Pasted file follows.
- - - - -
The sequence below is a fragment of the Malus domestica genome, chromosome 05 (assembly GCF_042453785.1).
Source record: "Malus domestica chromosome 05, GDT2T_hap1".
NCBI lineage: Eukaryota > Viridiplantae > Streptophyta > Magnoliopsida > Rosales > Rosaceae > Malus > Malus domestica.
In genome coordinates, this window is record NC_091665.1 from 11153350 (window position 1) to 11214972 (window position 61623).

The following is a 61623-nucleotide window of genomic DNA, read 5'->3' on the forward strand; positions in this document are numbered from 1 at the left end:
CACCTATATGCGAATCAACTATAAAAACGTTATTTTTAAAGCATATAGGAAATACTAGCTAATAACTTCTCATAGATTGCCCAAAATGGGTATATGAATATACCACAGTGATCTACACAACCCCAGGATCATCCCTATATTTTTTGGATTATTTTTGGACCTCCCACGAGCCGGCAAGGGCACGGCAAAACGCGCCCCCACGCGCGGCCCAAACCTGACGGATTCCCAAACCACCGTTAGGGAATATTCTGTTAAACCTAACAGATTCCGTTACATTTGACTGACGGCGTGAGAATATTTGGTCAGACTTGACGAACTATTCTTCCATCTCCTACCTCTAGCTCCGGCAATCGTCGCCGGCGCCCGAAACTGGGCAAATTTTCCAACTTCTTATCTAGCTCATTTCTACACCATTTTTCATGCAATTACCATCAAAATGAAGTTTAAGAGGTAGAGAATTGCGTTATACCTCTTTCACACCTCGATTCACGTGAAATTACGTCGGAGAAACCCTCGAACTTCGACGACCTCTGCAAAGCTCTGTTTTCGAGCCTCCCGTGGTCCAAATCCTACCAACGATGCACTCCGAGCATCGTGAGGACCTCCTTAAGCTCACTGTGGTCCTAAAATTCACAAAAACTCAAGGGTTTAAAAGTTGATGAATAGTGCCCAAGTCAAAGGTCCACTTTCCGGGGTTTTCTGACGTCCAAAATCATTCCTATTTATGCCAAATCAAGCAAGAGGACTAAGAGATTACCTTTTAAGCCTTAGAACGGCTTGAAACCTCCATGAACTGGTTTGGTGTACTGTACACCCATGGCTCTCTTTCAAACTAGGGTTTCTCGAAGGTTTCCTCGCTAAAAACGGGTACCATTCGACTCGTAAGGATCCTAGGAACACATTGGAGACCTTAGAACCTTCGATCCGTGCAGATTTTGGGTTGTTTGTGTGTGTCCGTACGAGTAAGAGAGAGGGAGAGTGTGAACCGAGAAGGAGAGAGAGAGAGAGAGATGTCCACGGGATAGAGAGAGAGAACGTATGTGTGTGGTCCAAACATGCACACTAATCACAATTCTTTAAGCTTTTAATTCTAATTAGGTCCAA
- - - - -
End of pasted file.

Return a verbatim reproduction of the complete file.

The sequence below is a fragment of the Malus domestica genome, chromosome 05 (assembly GCF_042453785.1).
Source record: "Malus domestica chromosome 05, GDT2T_hap1".
NCBI lineage: Eukaryota > Viridiplantae > Streptophyta > Magnoliopsida > Rosales > Rosaceae > Malus > Malus domestica.
In genome coordinates, this window is record NC_091665.1 from 11153350 (window position 1) to 11214972 (window position 61623).

The following is a 61623-nucleotide window of genomic DNA, read 5'->3' on the forward strand; positions in this document are numbered from 1 at the left end:
CACCTATATGCGAATCAACTATAAAAACGTTATTTTTAAAGCATATAGGAAATACTAGCTAATAACTTCTCATAGATTGCCCAAAATGGGTATATGAATATACCACAGTGATCTACACAACCCCAGGATCATCCCTATATTTTTTGGATTATTTTTGGACCTCCCACGAGCCGGCAAGGGCACGGCAAAACGCGCCCCCACGCGCGGCCCAAACCTGACGGATTCCCAAACCACCGTTAGGGAATATTCTGTTAAACCTAACAGATTCCGTTACATTTGACTGACGGCGTGAGAATATTTGGTCAGACTTGACGAACTATTCTTCCATCTCCTACCTCTAGCTCCGGCAATCGTCGCCGGCGCCCGAAACTGGGCAAATTTTCCAACTTCTTATCTAGCTCATTTCTACACCATTTTTCATGCAATTACCATCAAAATGAAGTTTAAGAGGTAGAGAATTGCGTTATACCTCTTTCACACCTCGATTCACGTGAAATTACGTCGGAGAAACCCTCGAACTTCGACGACCTCTGCAAAGCTCTGTTTTCGAGCCTCCCGTGGTCCAAATCCTACCAACGATGCACTCCGAGCATCGTGAGGACCTCCTTAAGCTCACTGTGGTCCTAAAATTCACAAAAACTCAAGGGTTTAAAAGTTGATGAATAGTGCCCAAGTCAAAGGTCCACTTTCCGGGGTTTTCTGACGTCCAAAATCATTCCTATTTATGCCAAATCAAGCAAGAGGACTAAGAGATTACCTTTTAAGCCTTAGAACGGCTTGAAACCTCCATGAACTGGTTTGGTGTACTGTACACCCATGGCTCTCTTTCAAACTAGGGTTTCTCGAAGGTTTCCTCGCTAAAAACGGGTACCATTCGACTCGTAAGGATCCTAGGAACACATTGGAGACCTTAGAACCTTCGATCCGTGCAGATTTTGGGTTGTTTGTGTGTGTCCGTACGAGTAAGAGAGAGGGAGAGTGTGAACCGAGAAGGAGAGAGAGAGAGAGAGATGTCCACGGGATAGAGAGAGAGAACGTATGTGTGTGGTCCAAACATGCACACTAATCACAATTCTTTAAGCTTTTAATTCTAATTAGGTCCAA